Ryokans: With few hotels in Kanazawa, we traveled to the hot springs area of Wakura Onsen. Living in a volcanically active country can have its perks, such as an abundance of natural hot mineral springs or onsens. Built around these springs, ryokans are more than hotels; they allow guests to experience the unique and subtle beauty of Japanese culture and customs. Entering your room is akin to stepping into the world of the samurai with rice paper doors, low tables, floor-level chairs and woven tatami mats. Room attendants serve frothy matcha tea and “sweets” (neither the green tea lump or red bean in gelatin were remotely sweet), and then help you into your yukata (informal kimono), split-toed socks and slippers. All this is finessed with few words, just kind facial expressions and delicate hand motions. Dinners are traditional kaiseki-style works of art; 12-14 courses of flawlessly prepared and presented seasonal and regional specialties. After that, it’s a soak in the hot springs. Sounds idyllic, doesn’t it? It probably is when you understand and appreciate the near spirituality of the experience. For the uninitiated (us), it’s a minefield where missteps can lead to concerns that you have inadvertently caused offense in a culture based on grace, warmth and generosity.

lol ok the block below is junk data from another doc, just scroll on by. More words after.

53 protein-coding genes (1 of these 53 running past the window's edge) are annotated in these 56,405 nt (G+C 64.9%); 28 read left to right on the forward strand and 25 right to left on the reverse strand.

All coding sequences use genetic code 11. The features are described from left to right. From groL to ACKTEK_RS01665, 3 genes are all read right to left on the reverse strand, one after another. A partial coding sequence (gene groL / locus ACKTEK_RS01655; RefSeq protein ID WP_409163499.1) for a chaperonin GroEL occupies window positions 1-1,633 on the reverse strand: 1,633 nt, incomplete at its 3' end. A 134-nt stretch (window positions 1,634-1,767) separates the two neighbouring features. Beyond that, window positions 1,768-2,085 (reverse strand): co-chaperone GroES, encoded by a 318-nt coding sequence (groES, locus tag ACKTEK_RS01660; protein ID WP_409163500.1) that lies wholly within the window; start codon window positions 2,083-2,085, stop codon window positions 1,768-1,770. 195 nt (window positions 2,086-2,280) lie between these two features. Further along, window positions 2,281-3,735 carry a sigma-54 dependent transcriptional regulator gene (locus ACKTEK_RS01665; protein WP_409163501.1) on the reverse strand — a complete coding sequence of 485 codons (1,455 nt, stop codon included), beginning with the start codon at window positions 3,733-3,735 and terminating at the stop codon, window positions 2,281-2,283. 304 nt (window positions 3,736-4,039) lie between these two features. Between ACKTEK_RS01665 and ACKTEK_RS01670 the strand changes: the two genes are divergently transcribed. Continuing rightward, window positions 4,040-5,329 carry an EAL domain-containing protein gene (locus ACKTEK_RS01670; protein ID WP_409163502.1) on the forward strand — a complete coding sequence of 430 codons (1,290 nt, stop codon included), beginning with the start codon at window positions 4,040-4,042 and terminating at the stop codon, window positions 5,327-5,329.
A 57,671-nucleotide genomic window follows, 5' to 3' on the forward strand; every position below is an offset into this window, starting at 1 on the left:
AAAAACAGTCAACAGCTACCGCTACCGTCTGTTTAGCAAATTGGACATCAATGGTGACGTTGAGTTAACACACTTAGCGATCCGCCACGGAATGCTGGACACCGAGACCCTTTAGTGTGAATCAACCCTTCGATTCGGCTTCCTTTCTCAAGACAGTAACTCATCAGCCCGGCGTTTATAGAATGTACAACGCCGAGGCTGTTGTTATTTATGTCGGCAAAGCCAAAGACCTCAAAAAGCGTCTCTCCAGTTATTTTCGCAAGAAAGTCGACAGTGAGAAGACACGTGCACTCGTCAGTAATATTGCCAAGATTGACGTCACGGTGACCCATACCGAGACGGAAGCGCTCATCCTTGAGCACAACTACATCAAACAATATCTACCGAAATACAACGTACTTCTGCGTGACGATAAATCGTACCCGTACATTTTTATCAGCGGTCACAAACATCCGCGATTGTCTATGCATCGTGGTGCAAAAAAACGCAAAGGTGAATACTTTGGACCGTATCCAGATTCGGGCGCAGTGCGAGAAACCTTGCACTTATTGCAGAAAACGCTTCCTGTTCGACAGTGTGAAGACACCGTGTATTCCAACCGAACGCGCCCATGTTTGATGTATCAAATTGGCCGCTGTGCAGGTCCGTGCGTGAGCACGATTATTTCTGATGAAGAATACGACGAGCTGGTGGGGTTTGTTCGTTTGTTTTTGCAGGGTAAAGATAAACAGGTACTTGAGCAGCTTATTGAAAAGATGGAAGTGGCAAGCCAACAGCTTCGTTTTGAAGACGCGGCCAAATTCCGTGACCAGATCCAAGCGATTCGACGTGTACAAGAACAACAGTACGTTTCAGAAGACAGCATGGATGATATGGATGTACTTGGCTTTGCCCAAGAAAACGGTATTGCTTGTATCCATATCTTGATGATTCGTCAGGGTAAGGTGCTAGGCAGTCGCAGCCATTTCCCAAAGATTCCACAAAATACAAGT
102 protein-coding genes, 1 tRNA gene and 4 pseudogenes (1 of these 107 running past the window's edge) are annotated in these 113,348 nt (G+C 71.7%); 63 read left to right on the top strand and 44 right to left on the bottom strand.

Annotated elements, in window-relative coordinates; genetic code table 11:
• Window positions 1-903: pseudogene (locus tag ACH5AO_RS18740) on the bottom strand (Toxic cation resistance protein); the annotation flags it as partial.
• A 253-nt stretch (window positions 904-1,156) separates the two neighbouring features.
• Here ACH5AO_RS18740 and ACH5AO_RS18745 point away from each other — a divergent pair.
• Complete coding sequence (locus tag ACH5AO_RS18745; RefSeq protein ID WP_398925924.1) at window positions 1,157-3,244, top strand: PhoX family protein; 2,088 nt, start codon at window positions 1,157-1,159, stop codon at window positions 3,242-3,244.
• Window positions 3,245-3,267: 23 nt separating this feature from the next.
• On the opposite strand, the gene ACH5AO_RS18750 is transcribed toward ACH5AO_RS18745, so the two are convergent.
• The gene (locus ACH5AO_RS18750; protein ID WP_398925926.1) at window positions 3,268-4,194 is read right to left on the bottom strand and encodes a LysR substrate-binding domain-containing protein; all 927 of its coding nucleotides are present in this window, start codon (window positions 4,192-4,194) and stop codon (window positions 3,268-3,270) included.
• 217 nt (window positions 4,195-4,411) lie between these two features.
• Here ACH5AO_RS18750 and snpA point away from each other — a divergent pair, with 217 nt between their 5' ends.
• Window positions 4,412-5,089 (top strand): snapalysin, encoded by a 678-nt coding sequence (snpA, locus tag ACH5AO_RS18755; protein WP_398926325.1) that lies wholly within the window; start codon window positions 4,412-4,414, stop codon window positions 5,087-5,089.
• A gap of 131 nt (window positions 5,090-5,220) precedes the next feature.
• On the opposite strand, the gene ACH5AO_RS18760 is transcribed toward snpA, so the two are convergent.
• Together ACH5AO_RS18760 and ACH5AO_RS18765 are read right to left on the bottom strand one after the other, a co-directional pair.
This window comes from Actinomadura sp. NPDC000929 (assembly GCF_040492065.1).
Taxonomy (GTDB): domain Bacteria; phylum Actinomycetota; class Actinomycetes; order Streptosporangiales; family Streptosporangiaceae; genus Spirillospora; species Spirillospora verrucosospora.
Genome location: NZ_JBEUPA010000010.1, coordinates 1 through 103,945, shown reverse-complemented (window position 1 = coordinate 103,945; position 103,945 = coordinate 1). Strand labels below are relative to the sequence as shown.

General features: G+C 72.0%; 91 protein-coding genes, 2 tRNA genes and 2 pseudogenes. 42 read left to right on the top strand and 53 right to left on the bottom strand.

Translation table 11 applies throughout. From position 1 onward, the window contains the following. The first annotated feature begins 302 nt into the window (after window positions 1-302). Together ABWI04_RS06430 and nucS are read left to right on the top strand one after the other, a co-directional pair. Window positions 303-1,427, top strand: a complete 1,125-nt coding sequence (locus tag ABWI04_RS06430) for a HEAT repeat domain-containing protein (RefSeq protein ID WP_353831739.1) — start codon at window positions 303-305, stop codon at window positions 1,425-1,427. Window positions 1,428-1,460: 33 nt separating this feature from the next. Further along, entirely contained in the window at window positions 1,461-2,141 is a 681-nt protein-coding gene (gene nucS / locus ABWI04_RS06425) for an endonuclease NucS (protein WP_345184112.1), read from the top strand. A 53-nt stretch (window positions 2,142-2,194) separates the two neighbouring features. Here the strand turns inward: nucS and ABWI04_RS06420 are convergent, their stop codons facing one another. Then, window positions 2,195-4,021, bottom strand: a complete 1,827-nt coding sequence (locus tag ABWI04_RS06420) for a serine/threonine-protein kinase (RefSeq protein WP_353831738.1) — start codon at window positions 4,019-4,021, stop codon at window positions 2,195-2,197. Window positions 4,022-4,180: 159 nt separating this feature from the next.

Unaccustomed to changing “outside” shoes (uncomfortable wooden “flip-flops” called zori) for “one size fits no one” slippers before walking on our room’s tatami mats, we often forgot. Compounding the issue was yet another pair of slippers just for the toilet room. Whenever our attendant knocked, we quickly checked our footwear (invariably wrong) and furiously scrambled to change before she entered. And speaking of that toilet, our usual “carwash” version (it washes, dries and deodorizes) now had an added feature – a tank-topped faucet! Not for drinking, the clean water (which flows only after flushing) doubles for hand washing and tank refilling. Strange but ingenious!